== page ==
When you stepped in the CEO job, what most surprised you?

By the time I became CEO, I had been at WM for 15 years. There were a few of us who were identified as possible successors, but there wasn’t a lot of coaching going on or looking at the specific traits needed in the next CEO. We didn’t do a lot of that then, but we are doing that now. That way, when I eventually decide to hang up the cleats, we will have people ready. It’s important not just for CEO jobs but for all of our management positions.

But when I first became CEO, it happened more quickly than I expected. I remember calling my wife and saying, “Guess what happened today? I got promoted to CEO.” She said, “That’s great, and by the way, can you take the recyclables out when you get home?”

Fortunately, 2016 through 2019 was fairly uneventful. We’d been focusing on labor for a while because fewer and fewer people, particularly in Gen Z, seem interested in driving trucks or operating heavy equipment. We knew that was a risk, and we wanted to use technology to offset some of that risk, to become more efficient so we didn’t need as many drivers—not through layoffs, but through natural attrition. That was the big focus those first three or four years.

Then, COVID came along. Waste management isn’t something that can stop. Most of our people never went home a single day. They worked literally the day after the Monday after the pandemic was announced, driving a truck or operating heavy equipment, or on a sort line in a recycle plant, or working as a technician in a natural gas plant.

In conjunction with all the pressures every business experienced during COVID, there was also a lot of pressure on CEOs to comment on social issues. I’ve had a personal policy to not comment on social issues, particularly if they don’t have any impact on my business. I think that’s a good rule of thumb. Some people may think you’re wimpy for not saying something about sensitive societal or political issues.   And I have an opinion on all of them. But do I need to use the WM brand, which has evolved over a period of 50 years, to platform my opinion? I happen to be the CEO of this company, but it’s not my brand. I don’t want to risk our relationship with half of our customer base. If I take a stance, I’m almost guaranteed to upset 50% of my customers and 50% of my employees and 50% of my investors. On the other hand, if I don’t take a stance at all, there will be a very small group that says, “I’m disappointed you didn’t take a stance on that,” and I will accept that criticism. I’d much rather have that than lose half our stakeholders in various areas.

Many of us are driving around in Teslas now, but we’re still waiting for electric garbage trucks that we can’t hear coming down the road. Will that ever be a reality?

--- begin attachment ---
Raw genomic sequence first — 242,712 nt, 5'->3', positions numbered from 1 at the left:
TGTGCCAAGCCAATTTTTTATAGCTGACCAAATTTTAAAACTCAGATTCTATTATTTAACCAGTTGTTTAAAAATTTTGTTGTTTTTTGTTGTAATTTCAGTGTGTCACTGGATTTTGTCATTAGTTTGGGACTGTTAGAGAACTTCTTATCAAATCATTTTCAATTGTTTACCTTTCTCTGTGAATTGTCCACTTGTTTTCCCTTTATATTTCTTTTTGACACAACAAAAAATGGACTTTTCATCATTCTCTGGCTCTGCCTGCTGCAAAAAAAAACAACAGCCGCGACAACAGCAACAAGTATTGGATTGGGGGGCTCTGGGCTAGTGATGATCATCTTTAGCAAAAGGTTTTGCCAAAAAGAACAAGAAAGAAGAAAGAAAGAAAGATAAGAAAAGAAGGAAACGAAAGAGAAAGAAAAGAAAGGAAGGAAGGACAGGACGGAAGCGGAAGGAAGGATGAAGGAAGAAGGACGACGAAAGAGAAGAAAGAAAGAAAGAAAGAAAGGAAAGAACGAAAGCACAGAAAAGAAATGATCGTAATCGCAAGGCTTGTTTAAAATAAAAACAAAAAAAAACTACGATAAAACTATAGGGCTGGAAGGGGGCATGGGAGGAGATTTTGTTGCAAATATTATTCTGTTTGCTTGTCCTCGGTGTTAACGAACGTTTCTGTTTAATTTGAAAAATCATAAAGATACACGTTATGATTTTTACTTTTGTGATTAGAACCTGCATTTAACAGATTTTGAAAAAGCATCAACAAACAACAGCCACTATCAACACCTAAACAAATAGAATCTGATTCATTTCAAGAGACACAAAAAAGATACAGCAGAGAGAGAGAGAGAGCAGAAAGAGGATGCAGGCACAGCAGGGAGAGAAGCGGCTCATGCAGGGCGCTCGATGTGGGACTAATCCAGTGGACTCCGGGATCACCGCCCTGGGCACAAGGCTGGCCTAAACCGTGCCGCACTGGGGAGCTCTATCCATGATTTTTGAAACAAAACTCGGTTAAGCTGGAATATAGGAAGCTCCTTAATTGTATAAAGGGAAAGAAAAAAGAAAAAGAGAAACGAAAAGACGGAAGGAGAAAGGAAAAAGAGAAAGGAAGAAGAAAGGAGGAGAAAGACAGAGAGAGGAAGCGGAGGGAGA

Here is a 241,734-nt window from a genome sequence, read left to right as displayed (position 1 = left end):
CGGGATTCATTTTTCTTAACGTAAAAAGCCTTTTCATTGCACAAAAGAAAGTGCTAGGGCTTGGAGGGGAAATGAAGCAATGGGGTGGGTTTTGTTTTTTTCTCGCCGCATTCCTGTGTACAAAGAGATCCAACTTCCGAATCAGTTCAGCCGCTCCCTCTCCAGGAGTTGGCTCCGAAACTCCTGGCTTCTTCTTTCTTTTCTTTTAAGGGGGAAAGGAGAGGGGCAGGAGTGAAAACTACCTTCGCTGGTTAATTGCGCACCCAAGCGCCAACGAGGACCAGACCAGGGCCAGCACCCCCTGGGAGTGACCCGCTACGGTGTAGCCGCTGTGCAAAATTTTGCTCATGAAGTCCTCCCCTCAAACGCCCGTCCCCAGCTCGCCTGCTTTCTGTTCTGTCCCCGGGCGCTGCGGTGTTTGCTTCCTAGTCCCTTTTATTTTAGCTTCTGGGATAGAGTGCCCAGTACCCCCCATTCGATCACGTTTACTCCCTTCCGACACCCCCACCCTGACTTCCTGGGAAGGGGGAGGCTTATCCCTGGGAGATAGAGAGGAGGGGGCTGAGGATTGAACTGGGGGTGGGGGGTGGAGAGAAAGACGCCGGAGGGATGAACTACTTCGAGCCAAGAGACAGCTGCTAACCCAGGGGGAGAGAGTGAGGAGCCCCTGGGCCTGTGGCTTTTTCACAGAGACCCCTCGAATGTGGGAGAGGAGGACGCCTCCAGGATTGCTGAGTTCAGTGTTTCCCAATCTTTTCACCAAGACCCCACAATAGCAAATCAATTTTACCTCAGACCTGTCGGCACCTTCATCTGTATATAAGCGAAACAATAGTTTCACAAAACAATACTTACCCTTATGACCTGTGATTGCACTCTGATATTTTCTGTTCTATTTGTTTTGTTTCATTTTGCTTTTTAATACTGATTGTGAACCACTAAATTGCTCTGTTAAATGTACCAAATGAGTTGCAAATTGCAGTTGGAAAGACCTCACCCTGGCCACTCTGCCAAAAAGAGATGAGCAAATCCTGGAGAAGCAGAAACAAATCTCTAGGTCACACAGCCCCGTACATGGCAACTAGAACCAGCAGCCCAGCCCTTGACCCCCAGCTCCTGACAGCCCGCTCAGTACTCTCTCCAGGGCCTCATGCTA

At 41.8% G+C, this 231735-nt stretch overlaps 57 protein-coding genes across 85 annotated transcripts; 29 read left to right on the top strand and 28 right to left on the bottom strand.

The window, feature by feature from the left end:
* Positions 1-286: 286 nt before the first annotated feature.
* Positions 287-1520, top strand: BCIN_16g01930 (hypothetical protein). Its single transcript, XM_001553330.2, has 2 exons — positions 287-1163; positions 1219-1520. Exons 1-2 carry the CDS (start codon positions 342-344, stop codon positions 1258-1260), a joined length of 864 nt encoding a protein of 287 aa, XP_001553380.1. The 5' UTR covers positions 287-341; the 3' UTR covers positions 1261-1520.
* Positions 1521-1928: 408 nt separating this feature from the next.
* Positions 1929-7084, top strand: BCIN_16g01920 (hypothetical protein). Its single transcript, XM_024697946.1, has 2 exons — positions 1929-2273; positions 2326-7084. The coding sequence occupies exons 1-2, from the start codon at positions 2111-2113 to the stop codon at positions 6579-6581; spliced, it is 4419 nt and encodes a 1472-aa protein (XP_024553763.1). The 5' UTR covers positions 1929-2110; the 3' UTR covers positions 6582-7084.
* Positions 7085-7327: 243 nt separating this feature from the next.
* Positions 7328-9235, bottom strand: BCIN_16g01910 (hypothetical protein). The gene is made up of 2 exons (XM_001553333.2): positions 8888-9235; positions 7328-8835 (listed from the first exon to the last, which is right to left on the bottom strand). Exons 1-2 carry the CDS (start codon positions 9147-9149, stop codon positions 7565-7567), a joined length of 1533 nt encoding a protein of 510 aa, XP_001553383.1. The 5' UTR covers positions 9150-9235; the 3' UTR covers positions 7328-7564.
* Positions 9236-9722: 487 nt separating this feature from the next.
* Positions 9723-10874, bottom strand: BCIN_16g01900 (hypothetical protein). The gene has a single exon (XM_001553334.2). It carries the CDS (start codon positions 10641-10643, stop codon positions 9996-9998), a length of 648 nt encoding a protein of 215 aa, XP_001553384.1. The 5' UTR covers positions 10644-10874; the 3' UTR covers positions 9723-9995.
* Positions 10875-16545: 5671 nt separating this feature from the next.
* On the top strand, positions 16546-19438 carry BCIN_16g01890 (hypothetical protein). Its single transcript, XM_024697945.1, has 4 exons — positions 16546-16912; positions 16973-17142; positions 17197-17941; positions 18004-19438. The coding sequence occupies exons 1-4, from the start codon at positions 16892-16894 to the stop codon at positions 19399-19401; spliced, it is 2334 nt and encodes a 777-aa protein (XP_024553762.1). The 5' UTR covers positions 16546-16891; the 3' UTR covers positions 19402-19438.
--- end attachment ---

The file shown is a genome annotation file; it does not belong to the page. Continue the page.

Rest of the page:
We continue to look at EVs, but there’s not a good EV solution right now for heavy trucks. We plan to pivot quickly when it becomes available. We previously pivoted almost the entire fleet from diesel to CNG [compressed natural gas]. Industry vehicles that use CNG offer a 90% reduction in emissions compared to those that run on diesel, and they’re quieter. When the time comes and EVs are capital-efficient, we hope to make the same pivot to EVs. Right now, the weight of the batteries is a big issue, as is the fact that heavy truck EVs can only go about 75 miles before they need to be recharged, compared to the average length of haul for our trucks, which is about 120 miles.

Any advice to other aspiring CEOs?

One thing comes to mind immediately: Have priorities in life outside of your job. For me, at the top of the list is my Christian faith. And then the second on the list is my family. And then down at number three is my job. It’s not that number three isn’t important—it’s that number one and number two are more important. It helps take a lot of the pressure off. I’m not sure how I would do the job without those two.

The other thing I would say is that if you start feeling like you’re the smartest person in the room, reconsider—because it’s almost never the case. There’s always somebody smarter. My dad had a saying: “You may not be the best, but you will rise above the rest.” I think what he meant by that was: You may not be the smartest, you may not have the most money, you might not be the best player, whatever, but you can still rise above the rest if you use those things God gave you. I think that’s true in the CEO job. Once you start feeling like, “You know what? I am the best,” you should reflect a bit because, first of all, that doesn’t come off very well, and second, it’s probably not true.

Joel Trammell

Joel Trammell is the cofounder and architect of CEO-S, an operating system for the chief executive. Joel is a previous CEO of private and public companies and the owner of Texas CEO Magazine. He is the author of The CEO Tightrope and, most recently, The Chief Executive Operating System (with Sherif Sakr).